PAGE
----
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We can best understand the behavior of the tunnel diode in the region with negative resistance if we imagine it as a self-variable (dynamic) resistor R driven by a variable voltage source V - Fig. 1. If OP has a subtle sense of humor, I suggest we conduct this experiment in the form of a fun (but useful) game where he is the voltage source and I am the "tunnel diode":)
Fig. 1. A setup for measuring the tunnel diode IV curve in the negative resistance region (Wikibooks)
The voltage VA across and the current IA through the two elements are the same. So their IV curves can be superimposed on the same coordinate system - Fig. 2. The IV curve of the variable resistor is a straight line (in orange) beginning from the coordinate origin and having a slope depending on the instant (static) resistance R. The IV curve of the input voltage source is a vertical line (in red) shifted to the right from the Y-axis. The intersection point A (aka operating point) represents the instant magnitudes of the current IA and the voltage VA.
Fig. 2. The graphical representation of the circuit operation as two superimposed IV curves (Wikibooks)
1. Low positive resistance region. When OP gradually increases the input voltage from zero to the beginning of the negative resistance region, I keep a low constant resistance R... and OP (i.e., the voltage source) imagines it as a steep line (IV curve).
2. Negative resistance region. When reaching the negative resistance region, I decide to play a trick with OP and begin increasing R vigorously while he gradually increases the input voltage. As a result, in Ohm's law I = V/R, both V and R change in opposite directions and with different rates of change. The resistance rate is higher than the voltage rate so the current decreases and OP sees a negative resistance. In Fig. 2, my (R, tunnel diode) IV curve begins rotating clockwise; the operating point A moves down and pictures the negative resistance part of the tunnel diode N-shaped IV curve.
3. High positive resistance region. After the negative resistance region, OP continues increasing the input voltage. My resistor possesses high positive resistance and OP imagines it as a sloping IV curve.
Let's see what is the most important to measure the tunnel diode IV curve. IMO this is not the scope. You have to see that when increasing the voltage across the diode, the current through it decreases. For this purpose, first at all, you have to remove (destroy, neutralize) any resistance in series. Here is my philosophy about how we can do it...
The problem. What is this resistance? First, this is the internal resistance of the voltage source and next, this is the ammeter resistance (as you provably now, VOM measure the current by measuring the voltage drop across a small resistance). How do we do this magic? The usual answer is, "It is very simple, just apply a negative feedback". Yes, but you probably are not satisfied with ready-made formal explanations and you want to understand the idea behind all this. Here is what it is ...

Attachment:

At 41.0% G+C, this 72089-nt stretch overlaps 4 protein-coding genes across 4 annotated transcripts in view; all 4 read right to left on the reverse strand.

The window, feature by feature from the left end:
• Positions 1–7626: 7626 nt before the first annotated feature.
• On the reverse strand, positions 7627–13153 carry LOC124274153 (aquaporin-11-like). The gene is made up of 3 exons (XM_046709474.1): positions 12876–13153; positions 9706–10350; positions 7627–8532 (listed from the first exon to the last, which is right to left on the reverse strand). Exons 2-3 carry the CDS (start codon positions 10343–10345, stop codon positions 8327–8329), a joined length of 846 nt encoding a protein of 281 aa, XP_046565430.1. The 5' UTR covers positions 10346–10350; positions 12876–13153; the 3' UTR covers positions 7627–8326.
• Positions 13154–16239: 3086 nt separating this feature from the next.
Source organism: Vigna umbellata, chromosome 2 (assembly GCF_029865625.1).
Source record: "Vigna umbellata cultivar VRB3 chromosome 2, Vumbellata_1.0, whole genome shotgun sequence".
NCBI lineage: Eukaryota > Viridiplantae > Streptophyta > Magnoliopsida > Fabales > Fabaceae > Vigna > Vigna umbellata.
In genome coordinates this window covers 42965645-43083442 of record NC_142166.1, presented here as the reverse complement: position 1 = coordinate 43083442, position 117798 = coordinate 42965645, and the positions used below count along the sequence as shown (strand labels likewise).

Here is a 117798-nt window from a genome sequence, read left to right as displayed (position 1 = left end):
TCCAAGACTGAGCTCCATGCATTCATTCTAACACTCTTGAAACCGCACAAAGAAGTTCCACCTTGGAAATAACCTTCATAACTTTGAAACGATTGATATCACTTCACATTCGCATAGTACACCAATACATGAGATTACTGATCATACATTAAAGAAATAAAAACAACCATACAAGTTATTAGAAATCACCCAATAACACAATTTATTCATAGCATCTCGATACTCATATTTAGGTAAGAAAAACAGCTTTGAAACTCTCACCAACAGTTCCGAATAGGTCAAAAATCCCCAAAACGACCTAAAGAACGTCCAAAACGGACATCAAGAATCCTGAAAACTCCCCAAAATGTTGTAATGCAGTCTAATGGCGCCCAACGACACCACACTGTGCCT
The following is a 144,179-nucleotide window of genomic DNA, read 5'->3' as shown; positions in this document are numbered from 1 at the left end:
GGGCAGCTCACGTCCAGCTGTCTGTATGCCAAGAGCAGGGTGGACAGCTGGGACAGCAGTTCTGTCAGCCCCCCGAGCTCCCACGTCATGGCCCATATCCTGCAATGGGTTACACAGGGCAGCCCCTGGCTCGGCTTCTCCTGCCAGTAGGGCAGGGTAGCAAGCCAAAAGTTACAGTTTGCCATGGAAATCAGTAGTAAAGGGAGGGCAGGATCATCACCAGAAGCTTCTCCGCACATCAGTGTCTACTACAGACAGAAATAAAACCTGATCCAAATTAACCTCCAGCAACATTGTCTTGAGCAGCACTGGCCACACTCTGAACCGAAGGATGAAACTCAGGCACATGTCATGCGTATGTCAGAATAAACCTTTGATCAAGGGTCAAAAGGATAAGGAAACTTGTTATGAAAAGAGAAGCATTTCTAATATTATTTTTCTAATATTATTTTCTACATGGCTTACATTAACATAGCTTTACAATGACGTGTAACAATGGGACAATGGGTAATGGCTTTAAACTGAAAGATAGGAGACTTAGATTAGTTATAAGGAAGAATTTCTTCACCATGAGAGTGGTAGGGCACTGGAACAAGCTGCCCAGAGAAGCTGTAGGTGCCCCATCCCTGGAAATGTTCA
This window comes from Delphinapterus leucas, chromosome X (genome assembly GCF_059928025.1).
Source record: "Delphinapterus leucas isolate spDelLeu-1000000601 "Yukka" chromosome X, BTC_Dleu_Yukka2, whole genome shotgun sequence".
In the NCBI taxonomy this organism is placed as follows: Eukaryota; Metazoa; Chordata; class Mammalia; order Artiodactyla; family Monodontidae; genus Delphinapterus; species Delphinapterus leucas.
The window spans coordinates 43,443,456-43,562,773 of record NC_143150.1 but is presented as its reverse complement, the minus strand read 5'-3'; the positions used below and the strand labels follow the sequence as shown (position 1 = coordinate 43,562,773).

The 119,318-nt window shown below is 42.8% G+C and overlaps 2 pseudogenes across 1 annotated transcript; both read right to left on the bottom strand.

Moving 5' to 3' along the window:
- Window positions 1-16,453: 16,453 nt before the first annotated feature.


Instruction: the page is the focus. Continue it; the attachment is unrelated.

Solution. To zero a resistance actually means to zero the voltage drop across it (V = I.R = 0). The natural way is to replace the existing resistance with a "piece of wire"; then really V = I.0 = 0. Only, we cannot do it in this way. However, since we are inventive enough, we decide to do it in an artificial way - by adding a voltage equal to the voltage drop in a series manner, according to KVL. As a result, the total voltage across this network will be zero... as though the resistance is zero. Wonderful, isn't it?
We can add the compensating voltage in two ways:
1. Increasing VIN with VR. First, we can make the input voltage source to raise its voltage with the value of the voltage drop. We can do it by applying a series negative feedback to an op-amp and putting (hiding) the ammeter resistance into the feedback loop. This idea is implemented in Olin's and coquelicot's answers. A disadvantage of this solution is that the ammeter (ADC) is floating. Also, you can want to test another device by current; then the device will be floating.
2. Adding VR to VIN. The second idea is just amazing - instead to increase the input voltage with VR, we decide to add a compensating voltage VR to the input voltage. This means to connect an additional voltage source in series to the diode so that its voltage adds to the input voltage according to KVL. For this purpose, its voltage must be negative in regards to ground (you can see for yourself if you travel along the loop). The sum of the compensating voltage and the voltage drop across R is zero (VR - VR = 0) and the so-called virtual ground appears.
We can explain this technique in terms of resistances. The op-amp output can be considered as a *negative resistor" with equivalent but negative resistance -R that is added to the positive resistance R. The result is zero resistance.
Implementation. Thus you have two possibilities to artificially zero the undesired resistance - by a non-inverting configuration or by an inverting one. I prefer to use the second; this old setup from 90s is implemented this way (here is a movie showing how a rectifying diode can be investigated by voltage). It is actually an inverting amplifier with buffered input and output. For your purposes, you have to connect the tunnel diode in the place of R1 and the ammeter (VOM or movement) in the place of R2. If you want to measure the current by a grounded ADC or a microcontroller port, then use the op-amp output voltage as a measure of the current. The only problem is that it is negative (I = -Vout/R).
Demystifying the Negative Differential Resistance Phenomenon (a Wikibooks story about NDR)
Art of Electronics - Zener Diode Example (the same explanation about the dynamic resistance but in the case of a Zener diode)
Voltage compensation (a Wikibooks story about the philosophy behind op-amp inverting circuits)